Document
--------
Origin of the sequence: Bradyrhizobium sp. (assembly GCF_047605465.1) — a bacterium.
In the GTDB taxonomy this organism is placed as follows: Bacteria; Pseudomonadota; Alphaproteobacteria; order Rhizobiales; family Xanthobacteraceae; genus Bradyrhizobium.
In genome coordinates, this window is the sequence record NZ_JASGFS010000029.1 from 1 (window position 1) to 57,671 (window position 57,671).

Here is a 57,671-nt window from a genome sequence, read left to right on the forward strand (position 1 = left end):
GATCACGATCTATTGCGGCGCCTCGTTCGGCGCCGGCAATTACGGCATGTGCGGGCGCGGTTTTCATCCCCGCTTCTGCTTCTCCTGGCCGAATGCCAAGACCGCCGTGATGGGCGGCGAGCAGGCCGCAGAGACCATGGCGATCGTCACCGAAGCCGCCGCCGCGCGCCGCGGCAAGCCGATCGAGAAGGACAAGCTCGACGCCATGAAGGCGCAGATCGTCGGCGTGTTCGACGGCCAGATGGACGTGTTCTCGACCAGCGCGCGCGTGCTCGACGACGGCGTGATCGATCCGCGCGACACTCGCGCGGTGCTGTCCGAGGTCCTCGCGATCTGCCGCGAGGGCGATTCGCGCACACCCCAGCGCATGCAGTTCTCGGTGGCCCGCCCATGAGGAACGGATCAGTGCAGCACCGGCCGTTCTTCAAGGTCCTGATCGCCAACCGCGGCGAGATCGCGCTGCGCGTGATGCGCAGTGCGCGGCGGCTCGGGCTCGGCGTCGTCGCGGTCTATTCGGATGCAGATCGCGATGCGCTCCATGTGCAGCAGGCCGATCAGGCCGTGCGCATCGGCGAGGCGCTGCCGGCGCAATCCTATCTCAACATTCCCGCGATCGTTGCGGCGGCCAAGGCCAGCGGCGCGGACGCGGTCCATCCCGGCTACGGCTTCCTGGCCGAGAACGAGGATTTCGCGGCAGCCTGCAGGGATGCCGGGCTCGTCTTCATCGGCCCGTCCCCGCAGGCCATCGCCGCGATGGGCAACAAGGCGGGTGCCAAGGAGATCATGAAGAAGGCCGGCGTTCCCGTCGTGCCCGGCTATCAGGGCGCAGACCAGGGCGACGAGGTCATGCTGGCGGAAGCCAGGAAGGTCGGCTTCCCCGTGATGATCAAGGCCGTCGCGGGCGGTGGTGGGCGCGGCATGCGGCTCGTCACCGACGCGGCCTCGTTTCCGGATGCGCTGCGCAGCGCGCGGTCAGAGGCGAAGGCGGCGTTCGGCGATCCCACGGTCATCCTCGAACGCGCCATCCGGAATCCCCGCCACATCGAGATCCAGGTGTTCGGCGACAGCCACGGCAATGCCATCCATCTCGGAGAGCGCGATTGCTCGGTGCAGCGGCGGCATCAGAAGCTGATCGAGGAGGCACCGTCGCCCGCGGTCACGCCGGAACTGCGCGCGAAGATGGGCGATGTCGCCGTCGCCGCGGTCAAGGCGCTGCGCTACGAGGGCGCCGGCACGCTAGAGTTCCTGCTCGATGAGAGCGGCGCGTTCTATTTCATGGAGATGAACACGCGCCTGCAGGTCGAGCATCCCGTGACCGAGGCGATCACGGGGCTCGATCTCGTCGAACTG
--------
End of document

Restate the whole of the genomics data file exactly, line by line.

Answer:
Origin of the sequence: Bradyrhizobium sp. (assembly GCF_047605465.1) — a bacterium.
In the GTDB taxonomy this organism is placed as follows: Bacteria; Pseudomonadota; Alphaproteobacteria; order Rhizobiales; family Xanthobacteraceae; genus Bradyrhizobium.
In genome coordinates, this window is the sequence record NZ_JASGFS010000029.1 from 1 (window position 1) to 57,671 (window position 57,671).

Here is a 57,671-nt window from a genome sequence, read left to right on the forward strand (position 1 = left end):
GATCACGATCTATTGCGGCGCCTCGTTCGGCGCCGGCAATTACGGCATGTGCGGGCGCGGTTTTCATCCCCGCTTCTGCTTCTCCTGGCCGAATGCCAAGACCGCCGTGATGGGCGGCGAGCAGGCCGCAGAGACCATGGCGATCGTCACCGAAGCCGCCGCCGCGCGCCGCGGCAAGCCGATCGAGAAGGACAAGCTCGACGCCATGAAGGCGCAGATCGTCGGCGTGTTCGACGGCCAGATGGACGTGTTCTCGACCAGCGCGCGCGTGCTCGACGACGGCGTGATCGATCCGCGCGACACTCGCGCGGTGCTGTCCGAGGTCCTCGCGATCTGCCGCGAGGGCGATTCGCGCACACCCCAGCGCATGCAGTTCTCGGTGGCCCGCCCATGAGGAACGGATCAGTGCAGCACCGGCCGTTCTTCAAGGTCCTGATCGCCAACCGCGGCGAGATCGCGCTGCGCGTGATGCGCAGTGCGCGGCGGCTCGGGCTCGGCGTCGTCGCGGTCTATTCGGATGCAGATCGCGATGCGCTCCATGTGCAGCAGGCCGATCAGGCCGTGCGCATCGGCGAGGCGCTGCCGGCGCAATCCTATCTCAACATTCCCGCGATCGTTGCGGCGGCCAAGGCCAGCGGCGCGGACGCGGTCCATCCCGGCTACGGCTTCCTGGCCGAGAACGAGGATTTCGCGGCAGCCTGCAGGGATGCCGGGCTCGTCTTCATCGGCCCGTCCCCGCAGGCCATCGCCGCGATGGGCAACAAGGCGGGTGCCAAGGAGATCATGAAGAAGGCCGGCGTTCCCGTCGTGCCCGGCTATCAGGGCGCAGACCAGGGCGACGAGGTCATGCTGGCGGAAGCCAGGAAGGTCGGCTTCCCCGTGATGATCAAGGCCGTCGCGGGCGGTGGTGGGCGCGGCATGCGGCTCGTCACCGACGCGGCCTCGTTTCCGGATGCGCTGCGCAGCGCGCGGTCAGAGGCGAAGGCGGCGTTCGGCGATCCCACGGTCATCCTCGAACGCGCCATCCGGAATCCCCGCCACATCGAGATCCAGGTGTTCGGCGACAGCCACGGCAATGCCATCCATCTCGGAGAGCGCGATTGCTCGGTGCAGCGGCGGCATCAGAAGCTGATCGAGGAGGCACCGTCGCCCGCGGTCACGCCGGAACTGCGCGCGAAGATGGGCGATGTCGCCGTCGCCGCGGTCAAGGCGCTGCGCTACGAGGGCGCCGGCACGCTAGAGTTCCTGCTCGATGAGAGCGGCGCGTTCTATTTCATGGAGATGAACACGCGCCTGCAGGTCGAGCATCCCGTGACCGAGGCGATCACGGGGCTCGATCTCGTCGAACTG